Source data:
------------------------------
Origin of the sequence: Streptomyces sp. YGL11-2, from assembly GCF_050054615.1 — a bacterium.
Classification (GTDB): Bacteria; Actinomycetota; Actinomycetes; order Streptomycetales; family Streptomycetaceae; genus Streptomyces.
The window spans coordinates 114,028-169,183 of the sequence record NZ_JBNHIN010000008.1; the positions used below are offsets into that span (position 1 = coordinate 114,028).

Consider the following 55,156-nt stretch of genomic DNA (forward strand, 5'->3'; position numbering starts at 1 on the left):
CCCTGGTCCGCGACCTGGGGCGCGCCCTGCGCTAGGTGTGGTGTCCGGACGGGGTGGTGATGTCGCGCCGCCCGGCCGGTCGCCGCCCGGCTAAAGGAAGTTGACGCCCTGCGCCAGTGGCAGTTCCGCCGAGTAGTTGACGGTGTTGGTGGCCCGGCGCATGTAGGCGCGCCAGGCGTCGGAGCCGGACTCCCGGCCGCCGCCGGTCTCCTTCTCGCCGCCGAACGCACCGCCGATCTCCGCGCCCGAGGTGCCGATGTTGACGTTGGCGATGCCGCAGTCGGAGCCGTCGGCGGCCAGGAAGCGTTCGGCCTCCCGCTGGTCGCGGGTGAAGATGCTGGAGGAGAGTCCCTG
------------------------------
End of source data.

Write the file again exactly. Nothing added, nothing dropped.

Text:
Origin of the sequence: Streptomyces sp. YGL11-2, from assembly GCF_050054615.1 — a bacterium.
Classification (GTDB): Bacteria; Actinomycetota; Actinomycetes; order Streptomycetales; family Streptomycetaceae; genus Streptomyces.
The window spans coordinates 114,028-169,183 of the sequence record NZ_JBNHIN010000008.1; the positions used below are offsets into that span (position 1 = coordinate 114,028).

Consider the following 55,156-nt stretch of genomic DNA (forward strand, 5'->3'; position numbering starts at 1 on the left):
CCCTGGTCCGCGACCTGGGGCGCGCCCTGCGCTAGGTGTGGTGTCCGGACGGGGTGGTGATGTCGCGCCGCCCGGCCGGTCGCCGCCCGGCTAAAGGAAGTTGACGCCCTGCGCCAGTGGCAGTTCCGCCGAGTAGTTGACGGTGTTGGTGGCCCGGCGCATGTAGGCGCGCCAGGCGTCGGAGCCGGACTCCCGGCCGCCGCCGGTCTCCTTCTCGCCGCCGAACGCACCGCCGATCTCCGCGCCCGAGGTGCCGATGTTGACGTTGGCGATGCCGCAGTCGGAGCCGTCGGCGGCCAGGAAGCGTTCGGCCTCCCGCTGGTCGCGGGTGAAGATGCTGGAGGAGAGTCCCTG